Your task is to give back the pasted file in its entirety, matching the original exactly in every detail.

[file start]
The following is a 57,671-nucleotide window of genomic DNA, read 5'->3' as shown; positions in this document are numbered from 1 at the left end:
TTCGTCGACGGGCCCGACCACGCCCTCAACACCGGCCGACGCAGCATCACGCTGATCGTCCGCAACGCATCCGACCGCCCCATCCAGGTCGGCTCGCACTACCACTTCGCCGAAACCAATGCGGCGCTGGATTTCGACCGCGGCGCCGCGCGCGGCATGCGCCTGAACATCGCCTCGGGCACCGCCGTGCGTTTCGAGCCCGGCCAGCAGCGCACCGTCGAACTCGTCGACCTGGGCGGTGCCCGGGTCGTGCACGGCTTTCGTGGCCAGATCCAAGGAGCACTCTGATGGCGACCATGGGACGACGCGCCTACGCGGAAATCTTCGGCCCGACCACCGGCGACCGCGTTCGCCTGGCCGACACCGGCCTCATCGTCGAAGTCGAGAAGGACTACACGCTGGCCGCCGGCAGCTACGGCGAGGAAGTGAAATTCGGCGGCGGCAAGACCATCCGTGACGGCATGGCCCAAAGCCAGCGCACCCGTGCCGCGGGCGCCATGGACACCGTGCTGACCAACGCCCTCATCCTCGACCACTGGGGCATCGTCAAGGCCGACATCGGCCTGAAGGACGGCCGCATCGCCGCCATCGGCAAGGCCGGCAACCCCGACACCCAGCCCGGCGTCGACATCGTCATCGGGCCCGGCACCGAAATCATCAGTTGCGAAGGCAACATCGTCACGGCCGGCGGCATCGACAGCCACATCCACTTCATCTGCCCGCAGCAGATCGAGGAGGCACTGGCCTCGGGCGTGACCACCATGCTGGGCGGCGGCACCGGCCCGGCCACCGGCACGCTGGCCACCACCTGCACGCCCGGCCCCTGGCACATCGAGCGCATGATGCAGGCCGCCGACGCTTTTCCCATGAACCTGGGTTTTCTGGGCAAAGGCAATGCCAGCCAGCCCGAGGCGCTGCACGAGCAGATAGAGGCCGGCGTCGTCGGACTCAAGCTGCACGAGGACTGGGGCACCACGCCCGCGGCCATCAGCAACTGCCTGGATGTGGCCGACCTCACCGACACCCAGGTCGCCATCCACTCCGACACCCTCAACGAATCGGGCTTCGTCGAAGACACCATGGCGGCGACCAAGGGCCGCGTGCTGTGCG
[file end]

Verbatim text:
The following is a 57,671-nucleotide window of genomic DNA, read 5'->3' as shown; positions in this document are numbered from 1 at the left end:
TTCGTCGACGGGCCCGACCACGCCCTCAACACCGGCCGACGCAGCATCACGCTGATCGTCCGCAACGCATCCGACCGCCCCATCCAGGTCGGCTCGCACTACCACTTCGCCGAAACCAATGCGGCGCTGGATTTCGACCGCGGCGCCGCGCGCGGCATGCGCCTGAACATCGCCTCGGGCACCGCCGTGCGTTTCGAGCCCGGCCAGCAGCGCACCGTCGAACTCGTCGACCTGGGCGGTGCCCGGGTCGTGCACGGCTTTCGTGGCCAGATCCAAGGAGCACTCTGATGGCGACCATGGGACGACGCGCCTACGCGGAAATCTTCGGCCCGACCACCGGCGACCGCGTTCGCCTGGCCGACACCGGCCTCATCGTCGAAGTCGAGAAGGACTACACGCTGGCCGCCGGCAGCTACGGCGAGGAAGTGAAATTCGGCGGCGGCAAGACCATCCGTGACGGCATGGCCCAAAGCCAGCGCACCCGTGCCGCGGGCGCCATGGACACCGTGCTGACCAACGCCCTCATCCTCGACCACTGGGGCATCGTCAAGGCCGACATCGGCCTGAAGGACGGCCGCATCGCCGCCATCGGCAAGGCCGGCAACCCCGACACCCAGCCCGGCGTCGACATCGTCATCGGGCCCGGCACCGAAATCATCAGTTGCGAAGGCAACATCGTCACGGCCGGCGGCATCGACAGCCACATCCACTTCATCTGCCCGCAGCAGATCGAGGAGGCACTGGCCTCGGGCGTGACCACCATGCTGGGCGGCGGCACCGGCCCGGCCACCGGCACGCTGGCCACCACCTGCACGCCCGGCCCCTGGCACATCGAGCGCATGATGCAGGCCGCCGACGCTTTTCCCATGAACCTGGGTTTTCTGGGCAAAGGCAATGCCAGCCAGCCCGAGGCGCTGCACGAGCAGATAGAGGCCGGCGTCGTCGGACTCAAGCTGCACGAGGACTGGGGCACCACGCCCGCGGCCATCAGCAACTGCCTGGATGTGGCCGACCTCACCGACACCCAGGTCGCCATCCACTCCGACACCCTCAACGAATCGGGCTTCGTCGAAGACACCATGGCGGCGACCAAGGGCCGCGTGCTGTGCG